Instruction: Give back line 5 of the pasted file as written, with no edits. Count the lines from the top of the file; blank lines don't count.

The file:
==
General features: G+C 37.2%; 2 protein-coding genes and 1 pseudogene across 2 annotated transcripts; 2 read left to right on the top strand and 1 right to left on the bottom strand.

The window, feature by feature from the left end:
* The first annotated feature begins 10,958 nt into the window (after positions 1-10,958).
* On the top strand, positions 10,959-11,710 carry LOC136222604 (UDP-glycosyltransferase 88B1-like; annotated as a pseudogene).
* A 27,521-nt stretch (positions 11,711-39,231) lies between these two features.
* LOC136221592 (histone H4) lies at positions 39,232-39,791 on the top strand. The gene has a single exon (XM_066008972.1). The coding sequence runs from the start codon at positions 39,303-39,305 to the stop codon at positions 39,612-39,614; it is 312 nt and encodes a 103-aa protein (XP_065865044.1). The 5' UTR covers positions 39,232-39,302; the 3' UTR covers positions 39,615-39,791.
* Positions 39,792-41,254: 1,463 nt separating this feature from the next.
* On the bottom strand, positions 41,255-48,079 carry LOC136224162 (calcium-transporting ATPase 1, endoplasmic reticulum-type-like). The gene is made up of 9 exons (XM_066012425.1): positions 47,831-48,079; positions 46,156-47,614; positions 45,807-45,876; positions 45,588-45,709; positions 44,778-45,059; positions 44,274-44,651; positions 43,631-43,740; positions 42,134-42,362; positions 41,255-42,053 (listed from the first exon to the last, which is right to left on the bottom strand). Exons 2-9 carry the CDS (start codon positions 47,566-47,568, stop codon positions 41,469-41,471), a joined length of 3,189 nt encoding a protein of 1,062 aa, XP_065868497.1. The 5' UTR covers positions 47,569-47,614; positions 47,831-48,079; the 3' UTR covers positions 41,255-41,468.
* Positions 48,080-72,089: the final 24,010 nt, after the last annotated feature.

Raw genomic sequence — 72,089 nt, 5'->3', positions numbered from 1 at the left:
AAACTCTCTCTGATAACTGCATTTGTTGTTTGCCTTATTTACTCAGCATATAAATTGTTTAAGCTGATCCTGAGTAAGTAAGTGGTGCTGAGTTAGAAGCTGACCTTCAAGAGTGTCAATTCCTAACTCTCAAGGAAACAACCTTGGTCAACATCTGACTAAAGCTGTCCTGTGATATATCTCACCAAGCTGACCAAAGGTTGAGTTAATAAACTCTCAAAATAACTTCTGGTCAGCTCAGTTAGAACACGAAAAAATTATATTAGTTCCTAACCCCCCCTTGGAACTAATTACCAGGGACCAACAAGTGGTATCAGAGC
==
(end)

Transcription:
* A 27,521-nt stretch (positions 11,711-39,231) lies between these two features.